Your optimism is inspiring. However, I live in something reminiscent of a swamp right now. Very, very flat valley, all hay fields that are currently partially under water - no riding allowed. My own back yard is turning into a muck hole and my pasture is quickly becoming unrideable. It's been a very rainy fall and early winter and the creek that runs through our property overflowed, putting over half our property under 1'+ of water. A friend has an outdoor that I can haul to, however she will only allow it to be used when it's not pouring (fat chance here in Oregon!). Once or twice a month if I'm lucky.

    Snugglerug, I haven't made up my mind yet, and frankly don't require the validation of a bunch of internet strangers to do or not do something. I was interested in hearing others' thoughts on the idea and am talking it out. I may give it a try sometime this week to see how it goes, if I feel safe or not. I appreciate everyone's concern and didn't realize that, for some people, riding on the roads was so very very taboo. It's not really a big deal around these parts.

    This is not a spooky horse. The worst he does is eye the cows and puff up across the bridge over the creek - road lines, dogs, sheep, cars, big diesel trucks, funny looking stuff, puddles, garbage, street signs, gunshots, play structures, junk, running water, none of that bothers him. He's a lazy, nearly 15 year old OTTB. I would never consider this on a different horse. My biggest concern would be staying visible to drivers - flashing lights, reflective gear, whatever is necessary.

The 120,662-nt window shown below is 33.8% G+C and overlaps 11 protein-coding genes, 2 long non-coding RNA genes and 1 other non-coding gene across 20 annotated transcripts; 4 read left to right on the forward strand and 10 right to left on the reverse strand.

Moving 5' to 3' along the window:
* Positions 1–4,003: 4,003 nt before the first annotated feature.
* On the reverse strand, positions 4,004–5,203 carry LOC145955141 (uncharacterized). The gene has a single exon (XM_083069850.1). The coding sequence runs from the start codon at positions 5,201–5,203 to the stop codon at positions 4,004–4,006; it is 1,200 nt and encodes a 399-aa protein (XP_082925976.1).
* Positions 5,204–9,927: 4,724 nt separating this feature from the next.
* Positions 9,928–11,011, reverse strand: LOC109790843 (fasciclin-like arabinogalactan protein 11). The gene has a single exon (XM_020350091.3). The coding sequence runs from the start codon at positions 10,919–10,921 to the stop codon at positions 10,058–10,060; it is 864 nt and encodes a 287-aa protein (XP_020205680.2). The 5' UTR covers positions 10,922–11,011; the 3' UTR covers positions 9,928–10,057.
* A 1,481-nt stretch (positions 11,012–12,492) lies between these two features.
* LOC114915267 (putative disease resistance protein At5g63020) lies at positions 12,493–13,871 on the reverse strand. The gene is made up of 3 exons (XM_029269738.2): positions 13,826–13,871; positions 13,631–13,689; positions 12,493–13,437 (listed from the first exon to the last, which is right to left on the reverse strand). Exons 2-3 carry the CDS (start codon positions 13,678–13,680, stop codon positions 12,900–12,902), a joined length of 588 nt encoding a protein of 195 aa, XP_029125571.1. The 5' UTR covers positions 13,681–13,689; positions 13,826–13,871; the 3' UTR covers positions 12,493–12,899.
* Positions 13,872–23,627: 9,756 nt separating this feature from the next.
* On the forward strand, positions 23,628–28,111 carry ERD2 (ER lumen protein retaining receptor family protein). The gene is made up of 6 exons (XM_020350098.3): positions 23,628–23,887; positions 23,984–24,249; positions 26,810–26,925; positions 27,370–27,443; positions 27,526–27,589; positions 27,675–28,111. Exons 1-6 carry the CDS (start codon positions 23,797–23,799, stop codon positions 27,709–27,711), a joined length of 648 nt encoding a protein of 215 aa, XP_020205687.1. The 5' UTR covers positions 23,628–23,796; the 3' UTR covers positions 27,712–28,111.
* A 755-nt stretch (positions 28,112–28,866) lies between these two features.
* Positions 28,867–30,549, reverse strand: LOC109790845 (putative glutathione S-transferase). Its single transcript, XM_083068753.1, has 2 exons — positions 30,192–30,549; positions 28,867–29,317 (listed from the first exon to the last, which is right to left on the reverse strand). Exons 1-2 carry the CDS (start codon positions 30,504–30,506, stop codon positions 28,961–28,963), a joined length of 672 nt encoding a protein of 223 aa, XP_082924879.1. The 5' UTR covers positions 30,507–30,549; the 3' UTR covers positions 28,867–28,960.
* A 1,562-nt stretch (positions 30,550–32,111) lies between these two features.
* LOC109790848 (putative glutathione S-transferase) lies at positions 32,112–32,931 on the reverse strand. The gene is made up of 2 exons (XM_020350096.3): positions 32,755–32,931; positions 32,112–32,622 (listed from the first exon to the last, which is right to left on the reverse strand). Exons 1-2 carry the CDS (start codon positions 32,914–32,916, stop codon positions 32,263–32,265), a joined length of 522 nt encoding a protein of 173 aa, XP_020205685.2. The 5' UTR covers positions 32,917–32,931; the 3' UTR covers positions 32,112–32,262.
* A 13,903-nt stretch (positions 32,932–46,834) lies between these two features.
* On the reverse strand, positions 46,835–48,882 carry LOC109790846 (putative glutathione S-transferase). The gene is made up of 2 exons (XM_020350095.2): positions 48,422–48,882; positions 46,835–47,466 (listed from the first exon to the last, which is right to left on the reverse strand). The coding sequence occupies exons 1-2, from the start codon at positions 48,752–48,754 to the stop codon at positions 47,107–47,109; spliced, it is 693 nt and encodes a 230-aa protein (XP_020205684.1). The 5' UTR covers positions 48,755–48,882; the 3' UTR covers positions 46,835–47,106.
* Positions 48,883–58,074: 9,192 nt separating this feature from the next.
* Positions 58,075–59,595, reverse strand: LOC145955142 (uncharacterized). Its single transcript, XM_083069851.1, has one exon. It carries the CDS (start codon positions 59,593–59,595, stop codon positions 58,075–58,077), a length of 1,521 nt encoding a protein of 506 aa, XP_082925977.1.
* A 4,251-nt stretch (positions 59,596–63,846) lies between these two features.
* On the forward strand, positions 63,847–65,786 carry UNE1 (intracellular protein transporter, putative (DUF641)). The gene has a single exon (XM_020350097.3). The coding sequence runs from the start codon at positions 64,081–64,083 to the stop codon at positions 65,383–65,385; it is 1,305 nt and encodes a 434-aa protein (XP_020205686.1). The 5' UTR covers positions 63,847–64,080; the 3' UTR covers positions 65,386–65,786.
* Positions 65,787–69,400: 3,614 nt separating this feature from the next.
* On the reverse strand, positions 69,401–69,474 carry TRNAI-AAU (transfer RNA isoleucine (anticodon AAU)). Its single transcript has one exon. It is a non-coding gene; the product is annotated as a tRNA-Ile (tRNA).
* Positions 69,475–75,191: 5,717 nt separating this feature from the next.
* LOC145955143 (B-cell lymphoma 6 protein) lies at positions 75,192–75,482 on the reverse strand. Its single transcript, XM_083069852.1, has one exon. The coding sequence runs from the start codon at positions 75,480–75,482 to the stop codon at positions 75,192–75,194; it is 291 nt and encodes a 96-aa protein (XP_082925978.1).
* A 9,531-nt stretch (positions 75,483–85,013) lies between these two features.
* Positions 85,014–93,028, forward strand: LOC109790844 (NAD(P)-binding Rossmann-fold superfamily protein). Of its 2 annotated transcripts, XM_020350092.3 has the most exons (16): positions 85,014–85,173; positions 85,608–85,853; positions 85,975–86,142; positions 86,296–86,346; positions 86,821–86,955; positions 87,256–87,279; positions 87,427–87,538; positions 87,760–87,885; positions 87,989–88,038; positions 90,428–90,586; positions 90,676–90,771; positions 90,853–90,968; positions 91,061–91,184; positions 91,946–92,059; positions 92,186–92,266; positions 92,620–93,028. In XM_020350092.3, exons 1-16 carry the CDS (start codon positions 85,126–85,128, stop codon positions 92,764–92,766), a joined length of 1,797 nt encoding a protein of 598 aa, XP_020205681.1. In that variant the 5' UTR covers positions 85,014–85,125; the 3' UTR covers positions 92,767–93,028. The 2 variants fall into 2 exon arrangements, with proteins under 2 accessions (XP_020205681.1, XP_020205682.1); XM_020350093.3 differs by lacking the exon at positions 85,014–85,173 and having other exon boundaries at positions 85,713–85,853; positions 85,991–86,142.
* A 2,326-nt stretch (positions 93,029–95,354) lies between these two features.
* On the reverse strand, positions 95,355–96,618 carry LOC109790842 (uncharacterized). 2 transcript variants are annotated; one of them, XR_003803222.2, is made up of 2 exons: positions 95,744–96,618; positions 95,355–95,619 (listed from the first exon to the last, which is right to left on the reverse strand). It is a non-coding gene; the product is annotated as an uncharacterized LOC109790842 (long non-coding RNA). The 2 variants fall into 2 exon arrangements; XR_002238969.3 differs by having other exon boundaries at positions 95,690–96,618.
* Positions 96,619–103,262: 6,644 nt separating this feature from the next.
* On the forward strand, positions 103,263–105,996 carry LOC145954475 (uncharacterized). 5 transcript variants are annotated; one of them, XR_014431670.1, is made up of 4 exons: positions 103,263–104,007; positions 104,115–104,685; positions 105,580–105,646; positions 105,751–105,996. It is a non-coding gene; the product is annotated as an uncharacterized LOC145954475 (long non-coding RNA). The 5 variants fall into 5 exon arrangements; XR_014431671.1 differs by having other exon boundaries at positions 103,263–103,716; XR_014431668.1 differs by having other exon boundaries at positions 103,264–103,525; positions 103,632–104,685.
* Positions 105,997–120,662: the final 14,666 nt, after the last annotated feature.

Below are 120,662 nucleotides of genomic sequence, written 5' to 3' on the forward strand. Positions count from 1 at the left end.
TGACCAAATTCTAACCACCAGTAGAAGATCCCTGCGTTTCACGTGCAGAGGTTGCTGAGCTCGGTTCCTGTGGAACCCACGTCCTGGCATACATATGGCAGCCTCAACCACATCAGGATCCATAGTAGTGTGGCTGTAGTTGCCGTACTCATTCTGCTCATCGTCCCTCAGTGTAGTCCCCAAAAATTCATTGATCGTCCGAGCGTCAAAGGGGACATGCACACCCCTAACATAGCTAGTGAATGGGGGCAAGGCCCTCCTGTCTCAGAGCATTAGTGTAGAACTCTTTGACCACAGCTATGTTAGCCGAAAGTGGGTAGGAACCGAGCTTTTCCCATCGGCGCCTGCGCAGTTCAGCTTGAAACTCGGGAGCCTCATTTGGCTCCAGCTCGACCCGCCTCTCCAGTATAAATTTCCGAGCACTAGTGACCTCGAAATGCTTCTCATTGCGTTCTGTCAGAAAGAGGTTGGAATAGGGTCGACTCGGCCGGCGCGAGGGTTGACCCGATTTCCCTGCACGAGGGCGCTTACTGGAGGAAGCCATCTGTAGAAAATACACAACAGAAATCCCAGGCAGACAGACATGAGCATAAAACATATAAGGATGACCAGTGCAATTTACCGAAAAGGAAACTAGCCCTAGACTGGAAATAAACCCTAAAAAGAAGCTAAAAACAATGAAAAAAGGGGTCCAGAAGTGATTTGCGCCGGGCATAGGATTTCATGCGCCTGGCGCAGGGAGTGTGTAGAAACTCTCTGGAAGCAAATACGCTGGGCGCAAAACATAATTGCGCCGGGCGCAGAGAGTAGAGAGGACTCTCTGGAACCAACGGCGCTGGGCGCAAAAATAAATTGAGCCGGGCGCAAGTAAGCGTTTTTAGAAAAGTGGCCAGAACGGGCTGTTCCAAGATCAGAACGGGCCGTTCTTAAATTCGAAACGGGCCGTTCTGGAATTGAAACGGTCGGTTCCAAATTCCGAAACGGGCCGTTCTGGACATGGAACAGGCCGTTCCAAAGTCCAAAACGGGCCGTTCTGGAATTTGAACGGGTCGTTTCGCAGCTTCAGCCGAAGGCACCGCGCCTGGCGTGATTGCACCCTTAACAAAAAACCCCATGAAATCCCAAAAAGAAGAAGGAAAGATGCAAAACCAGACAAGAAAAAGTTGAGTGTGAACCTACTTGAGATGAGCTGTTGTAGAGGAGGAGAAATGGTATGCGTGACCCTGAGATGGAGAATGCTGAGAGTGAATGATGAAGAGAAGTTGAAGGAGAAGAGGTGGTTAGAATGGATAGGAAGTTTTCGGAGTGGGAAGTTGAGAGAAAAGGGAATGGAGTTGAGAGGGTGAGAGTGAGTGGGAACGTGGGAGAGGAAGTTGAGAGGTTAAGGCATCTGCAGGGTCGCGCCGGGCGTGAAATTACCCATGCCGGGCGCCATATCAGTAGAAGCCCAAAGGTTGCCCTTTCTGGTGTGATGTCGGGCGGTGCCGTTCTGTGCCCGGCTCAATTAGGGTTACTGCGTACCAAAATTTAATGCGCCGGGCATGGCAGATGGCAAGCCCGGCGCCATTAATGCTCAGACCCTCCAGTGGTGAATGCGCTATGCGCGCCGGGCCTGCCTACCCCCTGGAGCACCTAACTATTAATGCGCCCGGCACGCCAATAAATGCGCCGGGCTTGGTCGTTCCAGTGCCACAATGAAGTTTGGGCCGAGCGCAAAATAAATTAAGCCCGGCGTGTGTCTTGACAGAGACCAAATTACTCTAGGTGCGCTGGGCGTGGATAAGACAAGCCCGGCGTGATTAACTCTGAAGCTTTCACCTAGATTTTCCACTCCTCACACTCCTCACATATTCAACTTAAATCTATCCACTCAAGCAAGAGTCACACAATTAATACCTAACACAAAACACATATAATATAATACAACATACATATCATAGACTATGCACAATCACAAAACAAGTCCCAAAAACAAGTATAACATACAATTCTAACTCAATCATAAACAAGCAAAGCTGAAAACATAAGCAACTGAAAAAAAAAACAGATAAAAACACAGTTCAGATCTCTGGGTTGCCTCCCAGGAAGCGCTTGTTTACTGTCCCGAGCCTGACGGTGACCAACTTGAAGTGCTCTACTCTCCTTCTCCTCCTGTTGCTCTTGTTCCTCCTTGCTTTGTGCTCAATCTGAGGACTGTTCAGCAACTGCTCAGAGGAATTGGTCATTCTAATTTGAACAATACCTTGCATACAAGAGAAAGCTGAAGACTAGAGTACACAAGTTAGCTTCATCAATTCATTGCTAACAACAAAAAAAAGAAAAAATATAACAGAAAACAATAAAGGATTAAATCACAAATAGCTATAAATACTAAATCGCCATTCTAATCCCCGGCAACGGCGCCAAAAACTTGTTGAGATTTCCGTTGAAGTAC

What lies behind us and what lies before us are tiny matters compared to what
    lies with in us. - Emerson



  20. #20
    Join Date
    Nov. 29, 2007
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    Virginia
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    I wouldn't. Not near dusk or dawn. Nor any other time unless with all the precautions mentioned and a sense that the drivers in your area will be used to horse traffic, which I guess is possible since you mentioned the hitching posts.
    "However complicated and remarkable the rest of his life was going to be, it was here now, come to claim him."- JoAnn Mapson